We can also make simple changes to how we eat to capitalize on our hormones. For example, eating three square meals a day containing adequate protein, rather than the popular “grazing” approach, actually helps to limit insulin levels and allows for enough time between meals for the hormone glucagon to kick in and start burning fat for energy.

5. Prioritize Protein

When making diet and lifestyle choices for long-term health, it’s always more enjoyable to add something than remove something (that you enjoy). That’s why it’s pretty easy to improve your weight loss success by adding protein – especially at breakfast. A protein-packed breakfast is a great strategy for anchoring your blood sugar control for the day. Want to avoid the mid-afternoon slump or need for a chocolate bar or coffee? Try adding eggs, nuts, seeds, a protein shake or even some leftover chicken or turkey to your breakfast, and make sure you do eat breakfast within 1 hour of rising. Also, a metabolic “trick” I recommend to my patients in the Healthy & Active Metabolism Program is to have a few bites of the protein portion of your meal (and you should have protein at every meal or snack), first, before you enjoy your vegetables, starches or fruit. Having protein first helps to further anchor that hormonal “sugar reward” rush that happens when we dig into the mashed potatoes first or have fruit as a starter.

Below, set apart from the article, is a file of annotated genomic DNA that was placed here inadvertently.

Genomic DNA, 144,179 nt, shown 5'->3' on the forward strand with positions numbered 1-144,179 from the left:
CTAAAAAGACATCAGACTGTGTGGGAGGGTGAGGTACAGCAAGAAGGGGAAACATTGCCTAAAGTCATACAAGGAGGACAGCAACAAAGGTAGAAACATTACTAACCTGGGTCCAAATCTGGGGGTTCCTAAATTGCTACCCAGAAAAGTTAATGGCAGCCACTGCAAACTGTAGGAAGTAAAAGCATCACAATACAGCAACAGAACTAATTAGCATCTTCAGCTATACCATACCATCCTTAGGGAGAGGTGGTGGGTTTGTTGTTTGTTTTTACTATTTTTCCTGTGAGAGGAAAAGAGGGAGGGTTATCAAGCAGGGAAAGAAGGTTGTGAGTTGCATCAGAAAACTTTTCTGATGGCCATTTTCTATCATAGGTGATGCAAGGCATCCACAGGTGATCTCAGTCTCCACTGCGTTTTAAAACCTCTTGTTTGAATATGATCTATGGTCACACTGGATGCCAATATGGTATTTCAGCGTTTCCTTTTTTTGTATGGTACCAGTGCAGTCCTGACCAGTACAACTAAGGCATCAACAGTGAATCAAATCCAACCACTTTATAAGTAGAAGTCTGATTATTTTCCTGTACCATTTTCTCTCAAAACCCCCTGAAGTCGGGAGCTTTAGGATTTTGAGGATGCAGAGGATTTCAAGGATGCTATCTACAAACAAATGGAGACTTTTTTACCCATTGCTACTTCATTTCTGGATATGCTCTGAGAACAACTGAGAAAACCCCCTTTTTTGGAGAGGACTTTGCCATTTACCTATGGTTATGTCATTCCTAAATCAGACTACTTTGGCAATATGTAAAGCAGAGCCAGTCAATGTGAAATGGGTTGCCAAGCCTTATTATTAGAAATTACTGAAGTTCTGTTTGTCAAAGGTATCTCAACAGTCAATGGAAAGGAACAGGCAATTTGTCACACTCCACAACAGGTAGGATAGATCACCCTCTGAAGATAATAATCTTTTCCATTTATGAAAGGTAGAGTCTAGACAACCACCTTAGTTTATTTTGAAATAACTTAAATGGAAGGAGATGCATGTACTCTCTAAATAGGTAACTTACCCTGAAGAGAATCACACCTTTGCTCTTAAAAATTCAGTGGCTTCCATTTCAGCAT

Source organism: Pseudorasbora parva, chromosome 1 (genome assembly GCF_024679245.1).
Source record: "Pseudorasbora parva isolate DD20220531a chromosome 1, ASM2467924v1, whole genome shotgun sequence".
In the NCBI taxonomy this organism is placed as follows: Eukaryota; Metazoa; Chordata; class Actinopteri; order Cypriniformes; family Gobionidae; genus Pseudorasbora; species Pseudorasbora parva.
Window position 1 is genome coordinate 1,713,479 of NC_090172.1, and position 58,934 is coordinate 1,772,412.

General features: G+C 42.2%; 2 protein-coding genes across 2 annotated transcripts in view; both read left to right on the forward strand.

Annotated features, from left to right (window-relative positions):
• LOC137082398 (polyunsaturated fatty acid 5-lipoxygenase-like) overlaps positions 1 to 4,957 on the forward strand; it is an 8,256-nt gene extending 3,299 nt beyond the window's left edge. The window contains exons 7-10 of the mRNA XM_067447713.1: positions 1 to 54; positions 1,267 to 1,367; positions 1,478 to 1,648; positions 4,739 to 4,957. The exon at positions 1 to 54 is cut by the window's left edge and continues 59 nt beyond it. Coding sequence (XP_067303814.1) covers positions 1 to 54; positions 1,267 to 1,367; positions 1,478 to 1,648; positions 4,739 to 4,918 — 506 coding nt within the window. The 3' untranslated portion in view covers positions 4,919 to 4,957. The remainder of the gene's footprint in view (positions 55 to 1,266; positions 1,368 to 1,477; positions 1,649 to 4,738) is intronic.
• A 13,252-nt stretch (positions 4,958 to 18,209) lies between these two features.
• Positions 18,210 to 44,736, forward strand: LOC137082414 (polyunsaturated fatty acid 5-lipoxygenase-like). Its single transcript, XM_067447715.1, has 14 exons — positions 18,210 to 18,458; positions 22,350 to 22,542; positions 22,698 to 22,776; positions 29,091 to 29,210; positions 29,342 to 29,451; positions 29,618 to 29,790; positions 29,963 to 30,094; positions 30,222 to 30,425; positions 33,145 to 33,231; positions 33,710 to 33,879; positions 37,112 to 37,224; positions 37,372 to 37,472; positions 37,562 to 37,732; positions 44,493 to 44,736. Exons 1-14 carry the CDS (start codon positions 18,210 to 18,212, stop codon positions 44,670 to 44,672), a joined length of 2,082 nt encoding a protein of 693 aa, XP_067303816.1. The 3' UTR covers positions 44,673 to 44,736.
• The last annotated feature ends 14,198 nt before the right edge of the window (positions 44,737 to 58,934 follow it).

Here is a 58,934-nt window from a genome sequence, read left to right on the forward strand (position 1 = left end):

Help With Achieving Your Goals

It’s clear that lasting weight loss success isn’t about “calories in, calories out” when our hormones aren’t in balance. Your unique blood chemistry dictates the best foods to eat to boost your individual metabolism and lose weight. Contact us to book your free, 15-minute introductory consultation, receive answers to your questions, and find out if our individualized weight loss program is right for you.


Make your Hot Chocolate Healthy